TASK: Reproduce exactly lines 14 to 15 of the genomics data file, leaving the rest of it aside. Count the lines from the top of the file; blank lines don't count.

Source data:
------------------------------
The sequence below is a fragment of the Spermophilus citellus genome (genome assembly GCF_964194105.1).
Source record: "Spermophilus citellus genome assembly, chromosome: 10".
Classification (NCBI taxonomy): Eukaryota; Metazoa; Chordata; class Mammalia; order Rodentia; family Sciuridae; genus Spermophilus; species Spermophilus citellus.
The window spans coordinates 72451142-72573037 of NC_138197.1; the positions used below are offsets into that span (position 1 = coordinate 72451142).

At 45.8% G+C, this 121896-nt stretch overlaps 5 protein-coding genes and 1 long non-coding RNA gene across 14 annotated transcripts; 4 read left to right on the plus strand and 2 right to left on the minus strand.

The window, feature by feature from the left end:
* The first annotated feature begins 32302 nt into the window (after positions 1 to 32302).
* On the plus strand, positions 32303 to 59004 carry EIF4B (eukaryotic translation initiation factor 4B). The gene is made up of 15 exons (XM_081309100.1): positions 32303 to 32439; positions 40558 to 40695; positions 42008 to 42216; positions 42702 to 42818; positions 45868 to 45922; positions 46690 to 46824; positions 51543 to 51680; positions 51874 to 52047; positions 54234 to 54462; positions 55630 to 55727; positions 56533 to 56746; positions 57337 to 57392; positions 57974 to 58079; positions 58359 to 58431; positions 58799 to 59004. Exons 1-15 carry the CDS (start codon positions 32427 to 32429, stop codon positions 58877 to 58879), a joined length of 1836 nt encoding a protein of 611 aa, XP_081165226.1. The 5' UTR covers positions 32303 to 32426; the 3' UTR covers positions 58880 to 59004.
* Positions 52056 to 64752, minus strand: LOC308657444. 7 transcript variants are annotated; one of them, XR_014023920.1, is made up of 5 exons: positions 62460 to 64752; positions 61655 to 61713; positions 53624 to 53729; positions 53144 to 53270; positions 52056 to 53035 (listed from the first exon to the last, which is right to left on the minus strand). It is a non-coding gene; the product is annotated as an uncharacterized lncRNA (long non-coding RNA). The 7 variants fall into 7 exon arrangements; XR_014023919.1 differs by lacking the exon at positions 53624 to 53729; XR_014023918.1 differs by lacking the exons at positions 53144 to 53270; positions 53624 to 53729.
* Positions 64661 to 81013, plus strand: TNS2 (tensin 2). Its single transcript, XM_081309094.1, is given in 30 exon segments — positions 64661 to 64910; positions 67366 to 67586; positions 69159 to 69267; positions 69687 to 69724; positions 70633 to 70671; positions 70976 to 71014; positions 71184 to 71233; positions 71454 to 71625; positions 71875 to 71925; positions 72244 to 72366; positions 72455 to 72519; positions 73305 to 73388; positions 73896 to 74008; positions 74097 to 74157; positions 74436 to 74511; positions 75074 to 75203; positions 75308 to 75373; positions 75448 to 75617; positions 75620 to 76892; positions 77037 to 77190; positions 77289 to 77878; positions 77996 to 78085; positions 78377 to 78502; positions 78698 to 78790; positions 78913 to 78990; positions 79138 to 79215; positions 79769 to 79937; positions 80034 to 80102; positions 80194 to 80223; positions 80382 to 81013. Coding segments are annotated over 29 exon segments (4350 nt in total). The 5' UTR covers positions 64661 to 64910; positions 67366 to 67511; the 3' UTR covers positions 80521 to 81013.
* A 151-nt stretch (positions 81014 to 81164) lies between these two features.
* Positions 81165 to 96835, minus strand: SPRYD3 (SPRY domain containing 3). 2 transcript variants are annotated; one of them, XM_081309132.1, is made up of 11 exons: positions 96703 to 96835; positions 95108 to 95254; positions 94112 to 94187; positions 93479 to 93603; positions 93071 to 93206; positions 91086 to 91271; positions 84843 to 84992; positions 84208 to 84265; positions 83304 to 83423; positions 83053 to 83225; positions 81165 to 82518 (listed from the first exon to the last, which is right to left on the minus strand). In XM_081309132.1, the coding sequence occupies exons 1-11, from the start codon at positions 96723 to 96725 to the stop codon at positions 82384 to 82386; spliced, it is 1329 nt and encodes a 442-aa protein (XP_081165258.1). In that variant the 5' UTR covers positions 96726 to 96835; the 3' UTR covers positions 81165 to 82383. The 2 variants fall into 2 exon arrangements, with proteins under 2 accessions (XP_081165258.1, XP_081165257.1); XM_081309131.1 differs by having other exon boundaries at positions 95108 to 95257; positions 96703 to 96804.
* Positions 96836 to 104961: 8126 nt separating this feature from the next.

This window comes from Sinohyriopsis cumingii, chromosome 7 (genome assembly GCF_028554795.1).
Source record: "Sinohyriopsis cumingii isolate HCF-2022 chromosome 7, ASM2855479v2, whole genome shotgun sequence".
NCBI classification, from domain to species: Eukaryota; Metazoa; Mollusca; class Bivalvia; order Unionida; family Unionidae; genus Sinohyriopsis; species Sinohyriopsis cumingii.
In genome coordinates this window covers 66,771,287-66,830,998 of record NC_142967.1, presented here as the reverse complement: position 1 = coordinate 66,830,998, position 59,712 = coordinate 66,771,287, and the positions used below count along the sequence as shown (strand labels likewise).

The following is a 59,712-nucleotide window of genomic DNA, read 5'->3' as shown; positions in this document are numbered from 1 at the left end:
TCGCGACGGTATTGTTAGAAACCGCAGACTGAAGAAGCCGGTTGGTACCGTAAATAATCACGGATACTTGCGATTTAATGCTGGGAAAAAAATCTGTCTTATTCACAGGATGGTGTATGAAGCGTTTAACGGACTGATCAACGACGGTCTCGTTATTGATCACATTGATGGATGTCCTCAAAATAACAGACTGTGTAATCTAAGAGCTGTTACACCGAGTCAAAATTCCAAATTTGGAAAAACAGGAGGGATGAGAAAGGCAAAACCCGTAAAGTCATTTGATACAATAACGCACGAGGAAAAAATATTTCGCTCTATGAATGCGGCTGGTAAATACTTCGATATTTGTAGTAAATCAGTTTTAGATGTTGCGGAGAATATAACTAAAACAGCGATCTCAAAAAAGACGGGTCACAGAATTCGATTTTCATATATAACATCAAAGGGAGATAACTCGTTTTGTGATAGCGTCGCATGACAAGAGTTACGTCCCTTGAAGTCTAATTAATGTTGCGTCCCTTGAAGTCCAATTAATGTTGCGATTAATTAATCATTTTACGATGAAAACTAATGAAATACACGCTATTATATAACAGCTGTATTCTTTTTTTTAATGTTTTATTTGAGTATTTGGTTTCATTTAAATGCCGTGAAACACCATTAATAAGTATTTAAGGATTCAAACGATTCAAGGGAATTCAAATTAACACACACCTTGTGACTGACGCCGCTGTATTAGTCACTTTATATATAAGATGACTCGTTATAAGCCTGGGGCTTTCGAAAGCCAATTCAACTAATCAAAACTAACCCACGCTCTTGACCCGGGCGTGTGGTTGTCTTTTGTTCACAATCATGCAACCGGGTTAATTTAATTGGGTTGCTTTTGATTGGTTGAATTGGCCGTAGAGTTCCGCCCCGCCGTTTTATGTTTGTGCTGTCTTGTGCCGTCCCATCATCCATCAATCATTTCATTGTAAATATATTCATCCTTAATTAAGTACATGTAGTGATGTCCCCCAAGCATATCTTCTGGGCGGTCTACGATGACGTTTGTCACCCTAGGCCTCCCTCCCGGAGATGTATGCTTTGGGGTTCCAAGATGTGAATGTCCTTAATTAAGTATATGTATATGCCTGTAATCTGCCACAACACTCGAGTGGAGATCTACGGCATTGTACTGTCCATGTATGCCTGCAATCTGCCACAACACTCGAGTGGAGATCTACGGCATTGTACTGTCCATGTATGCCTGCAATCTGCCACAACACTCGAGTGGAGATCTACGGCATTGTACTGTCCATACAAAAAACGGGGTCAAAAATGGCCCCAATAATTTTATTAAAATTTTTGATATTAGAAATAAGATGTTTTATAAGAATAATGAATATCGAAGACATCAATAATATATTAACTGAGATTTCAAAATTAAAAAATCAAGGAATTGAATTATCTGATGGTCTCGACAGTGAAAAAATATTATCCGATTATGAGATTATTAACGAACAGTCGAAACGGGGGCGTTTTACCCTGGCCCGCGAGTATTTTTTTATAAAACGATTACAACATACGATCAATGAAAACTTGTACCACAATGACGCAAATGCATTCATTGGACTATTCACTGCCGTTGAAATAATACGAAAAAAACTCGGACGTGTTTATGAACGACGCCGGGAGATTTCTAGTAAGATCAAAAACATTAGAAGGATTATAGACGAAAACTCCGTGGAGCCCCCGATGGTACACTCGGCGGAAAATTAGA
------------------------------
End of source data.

This window comes from Sinohyriopsis cumingii, chromosome 7 (genome assembly GCF_028554795.1).
Source record: "Sinohyriopsis cumingii isolate HCF-2022 chromosome 7, ASM2855479v2, whole genome shotgun sequence".